Challenges to Oromo Empowerment

The Oromo's newfound prominence is not without challenges. The rapid shift in power dynamics has stirred tensions and generated resistance from the Amhara elites. The rise of the Oromo people as a political force has not been embraced by the Amhara elites, raising concerns among the Amhara people in general and Amhara elites in particular who felt their influence is wanning while that of their prceived arch-enemy, the Oromo people's influnce is becoming more and more prominent and unfavorable new reality to the Amhara elites.

Amhara Elites' Diminished Status

As the Oromo political forces gained prominence, the Amhara elites found themselves relegated to a third-tier status in Ethiopian politics. The decline in their political influence was further compounded by the emergence of other national groups, such as the Somali, whose impact on the political landscape was growing steadily. The Amhara elites' once-held position of power faced challenges not only from within but also from the diversification of voices and interests across the Ethiopian empire.

Recent Rebellion and Swift Repression

A recent rebellion in the Amhara region, aimed at challenging the existing political order, was swiftly overwhelmed by regime forces. In response to the rebellion, the Ethiopian government declared a state of emergency, which received approval from both the council of ministers and the House of People's Representatives. Gadu Andargachew, the former Amhara regional president and a member of the Prosperity Party, strongly objected to the state of emergency declaration. However, his plea was overruled by his colleagues and the vice speaker of the house, Lomi Badho.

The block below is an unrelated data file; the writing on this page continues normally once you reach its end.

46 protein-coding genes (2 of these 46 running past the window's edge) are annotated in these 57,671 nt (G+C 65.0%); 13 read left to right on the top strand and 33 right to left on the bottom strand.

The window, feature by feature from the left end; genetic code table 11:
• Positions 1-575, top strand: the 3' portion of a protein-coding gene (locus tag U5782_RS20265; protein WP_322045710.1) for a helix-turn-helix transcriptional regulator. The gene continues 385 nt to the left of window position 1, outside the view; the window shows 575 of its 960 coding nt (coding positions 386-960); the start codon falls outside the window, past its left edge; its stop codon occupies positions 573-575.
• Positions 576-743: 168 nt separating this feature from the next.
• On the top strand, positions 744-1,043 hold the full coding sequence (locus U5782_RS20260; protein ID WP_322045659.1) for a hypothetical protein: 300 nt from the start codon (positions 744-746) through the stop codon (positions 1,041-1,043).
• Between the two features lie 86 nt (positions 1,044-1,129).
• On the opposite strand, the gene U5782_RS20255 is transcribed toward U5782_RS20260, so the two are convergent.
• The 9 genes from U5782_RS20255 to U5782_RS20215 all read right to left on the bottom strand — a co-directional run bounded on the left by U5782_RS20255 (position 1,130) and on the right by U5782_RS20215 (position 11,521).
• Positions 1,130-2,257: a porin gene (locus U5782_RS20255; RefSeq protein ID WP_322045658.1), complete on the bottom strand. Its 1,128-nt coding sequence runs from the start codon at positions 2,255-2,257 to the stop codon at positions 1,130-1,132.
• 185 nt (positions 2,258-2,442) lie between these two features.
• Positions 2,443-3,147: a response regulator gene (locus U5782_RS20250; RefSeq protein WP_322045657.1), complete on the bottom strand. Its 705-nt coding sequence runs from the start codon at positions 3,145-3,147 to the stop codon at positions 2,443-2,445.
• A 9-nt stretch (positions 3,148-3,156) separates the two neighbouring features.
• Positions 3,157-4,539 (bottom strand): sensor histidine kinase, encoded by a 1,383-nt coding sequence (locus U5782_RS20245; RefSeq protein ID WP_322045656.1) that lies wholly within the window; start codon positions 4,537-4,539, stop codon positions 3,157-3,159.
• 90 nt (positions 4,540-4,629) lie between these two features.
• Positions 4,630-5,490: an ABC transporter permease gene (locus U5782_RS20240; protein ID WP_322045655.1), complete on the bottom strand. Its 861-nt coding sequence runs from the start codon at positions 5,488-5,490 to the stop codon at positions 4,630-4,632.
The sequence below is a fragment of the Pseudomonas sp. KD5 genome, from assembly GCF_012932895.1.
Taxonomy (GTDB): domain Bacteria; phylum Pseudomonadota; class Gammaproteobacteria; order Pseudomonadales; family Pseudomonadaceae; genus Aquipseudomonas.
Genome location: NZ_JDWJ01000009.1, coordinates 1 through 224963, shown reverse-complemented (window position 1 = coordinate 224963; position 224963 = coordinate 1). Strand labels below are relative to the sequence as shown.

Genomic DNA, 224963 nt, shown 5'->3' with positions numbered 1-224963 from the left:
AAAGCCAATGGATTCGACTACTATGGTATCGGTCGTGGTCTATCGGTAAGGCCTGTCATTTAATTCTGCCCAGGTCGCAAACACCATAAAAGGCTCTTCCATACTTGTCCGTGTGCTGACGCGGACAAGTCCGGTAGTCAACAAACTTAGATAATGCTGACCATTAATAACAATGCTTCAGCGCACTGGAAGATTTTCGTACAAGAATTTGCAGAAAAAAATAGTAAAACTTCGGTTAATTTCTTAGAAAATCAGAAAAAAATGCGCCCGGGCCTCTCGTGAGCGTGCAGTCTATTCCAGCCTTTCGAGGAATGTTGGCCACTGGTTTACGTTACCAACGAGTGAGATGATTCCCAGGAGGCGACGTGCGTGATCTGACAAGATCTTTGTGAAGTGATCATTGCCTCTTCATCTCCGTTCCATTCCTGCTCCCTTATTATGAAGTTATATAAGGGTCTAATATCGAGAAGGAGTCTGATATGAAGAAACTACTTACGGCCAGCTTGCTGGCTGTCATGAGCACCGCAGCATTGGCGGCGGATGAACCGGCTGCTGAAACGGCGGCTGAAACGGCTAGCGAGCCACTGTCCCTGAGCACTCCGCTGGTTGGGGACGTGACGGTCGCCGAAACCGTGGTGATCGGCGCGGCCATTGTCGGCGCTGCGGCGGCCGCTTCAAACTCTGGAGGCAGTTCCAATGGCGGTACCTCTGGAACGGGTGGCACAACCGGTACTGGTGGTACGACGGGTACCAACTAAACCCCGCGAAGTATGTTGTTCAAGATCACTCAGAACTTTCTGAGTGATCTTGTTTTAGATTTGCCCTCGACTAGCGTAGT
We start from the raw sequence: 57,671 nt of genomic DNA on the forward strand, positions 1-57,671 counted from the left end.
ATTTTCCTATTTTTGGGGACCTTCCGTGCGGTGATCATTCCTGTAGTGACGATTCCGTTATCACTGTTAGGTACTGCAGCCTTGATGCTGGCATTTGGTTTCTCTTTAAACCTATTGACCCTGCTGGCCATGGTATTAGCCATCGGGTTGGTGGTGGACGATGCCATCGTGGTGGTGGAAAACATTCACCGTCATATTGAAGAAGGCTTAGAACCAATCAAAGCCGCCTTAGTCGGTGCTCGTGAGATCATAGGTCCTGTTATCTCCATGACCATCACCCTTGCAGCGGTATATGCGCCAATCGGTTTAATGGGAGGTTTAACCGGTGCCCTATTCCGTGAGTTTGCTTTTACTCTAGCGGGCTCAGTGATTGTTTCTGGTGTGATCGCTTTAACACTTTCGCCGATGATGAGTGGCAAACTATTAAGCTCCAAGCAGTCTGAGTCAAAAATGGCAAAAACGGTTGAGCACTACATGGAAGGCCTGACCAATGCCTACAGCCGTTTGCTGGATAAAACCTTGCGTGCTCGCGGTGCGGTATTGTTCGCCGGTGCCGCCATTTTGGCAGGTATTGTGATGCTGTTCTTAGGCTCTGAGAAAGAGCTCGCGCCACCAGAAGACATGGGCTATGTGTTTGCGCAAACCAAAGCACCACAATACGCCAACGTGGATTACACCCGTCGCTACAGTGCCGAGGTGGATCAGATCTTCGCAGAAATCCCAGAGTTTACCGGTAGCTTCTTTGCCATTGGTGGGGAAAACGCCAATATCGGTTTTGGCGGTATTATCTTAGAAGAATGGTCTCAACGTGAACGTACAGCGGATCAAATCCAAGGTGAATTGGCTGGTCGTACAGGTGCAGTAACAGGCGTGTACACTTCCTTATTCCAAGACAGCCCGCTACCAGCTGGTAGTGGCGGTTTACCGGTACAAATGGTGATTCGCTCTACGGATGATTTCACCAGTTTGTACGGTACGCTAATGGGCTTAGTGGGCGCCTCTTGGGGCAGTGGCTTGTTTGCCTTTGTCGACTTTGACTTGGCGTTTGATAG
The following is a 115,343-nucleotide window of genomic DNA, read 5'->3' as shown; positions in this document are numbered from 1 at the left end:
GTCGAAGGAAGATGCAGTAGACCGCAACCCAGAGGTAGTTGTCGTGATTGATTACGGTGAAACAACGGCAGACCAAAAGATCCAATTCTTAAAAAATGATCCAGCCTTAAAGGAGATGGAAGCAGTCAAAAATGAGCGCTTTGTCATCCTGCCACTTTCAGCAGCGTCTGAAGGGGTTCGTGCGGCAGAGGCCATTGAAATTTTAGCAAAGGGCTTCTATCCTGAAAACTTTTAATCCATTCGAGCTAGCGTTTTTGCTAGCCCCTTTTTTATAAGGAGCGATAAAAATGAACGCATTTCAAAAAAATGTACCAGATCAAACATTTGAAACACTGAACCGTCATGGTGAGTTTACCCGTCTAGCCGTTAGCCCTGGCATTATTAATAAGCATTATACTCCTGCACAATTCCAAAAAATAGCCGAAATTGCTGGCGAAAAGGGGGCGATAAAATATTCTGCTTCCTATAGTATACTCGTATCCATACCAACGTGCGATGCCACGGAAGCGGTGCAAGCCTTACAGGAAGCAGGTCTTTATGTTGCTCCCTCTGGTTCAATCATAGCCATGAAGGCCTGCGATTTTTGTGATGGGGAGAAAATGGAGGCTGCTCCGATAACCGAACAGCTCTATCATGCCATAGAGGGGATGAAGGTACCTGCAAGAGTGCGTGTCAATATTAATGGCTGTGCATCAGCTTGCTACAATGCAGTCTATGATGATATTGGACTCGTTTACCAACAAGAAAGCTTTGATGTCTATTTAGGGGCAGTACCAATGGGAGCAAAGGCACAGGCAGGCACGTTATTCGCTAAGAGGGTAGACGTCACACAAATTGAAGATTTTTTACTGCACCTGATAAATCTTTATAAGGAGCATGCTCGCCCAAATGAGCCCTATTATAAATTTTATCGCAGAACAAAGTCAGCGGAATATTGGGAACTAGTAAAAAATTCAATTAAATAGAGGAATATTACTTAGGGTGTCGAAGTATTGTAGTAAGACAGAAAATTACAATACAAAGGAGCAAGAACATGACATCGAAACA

Diaspora Amhara Elite Mobilization and Implications

The diaspora Amhara elite's mobilization, symbolized by the Fano movement, sought to regain political influence and challenge the declining status of the Amhara elites. However, this movement appears to have been quickly suppressed, raising questions about whether the Amhara dominance will ever be restored in the foreseeable future. The interconnectedness of Amhara cultural and economic dominance with their political influence poses challenges to them, as their former dominance and power structures undergo a rapid decline.

The trajectory of the Amhara elites' fall from grace over the last three decades, exacerbated by the rapid shifts of the last five years, underscores the dynamic nature of Ethiopian politics. The decline reflects the evolving demands for national representation and a reconfiguration of power dynamics. The Amhara elites' struggle to regain their previous status and influence speaks to the broader challenge of balancing nations interests in a diverse and rapidly changing Ethiopian landscape. Should the Amhara elites and the general Amhara people keep striving to regain political and cultural dominance over the currently stronger nations in Ethiopia or get themselves habituated to the reality of the 21st century? We leave the answer to that question to the Amhara people and our readers.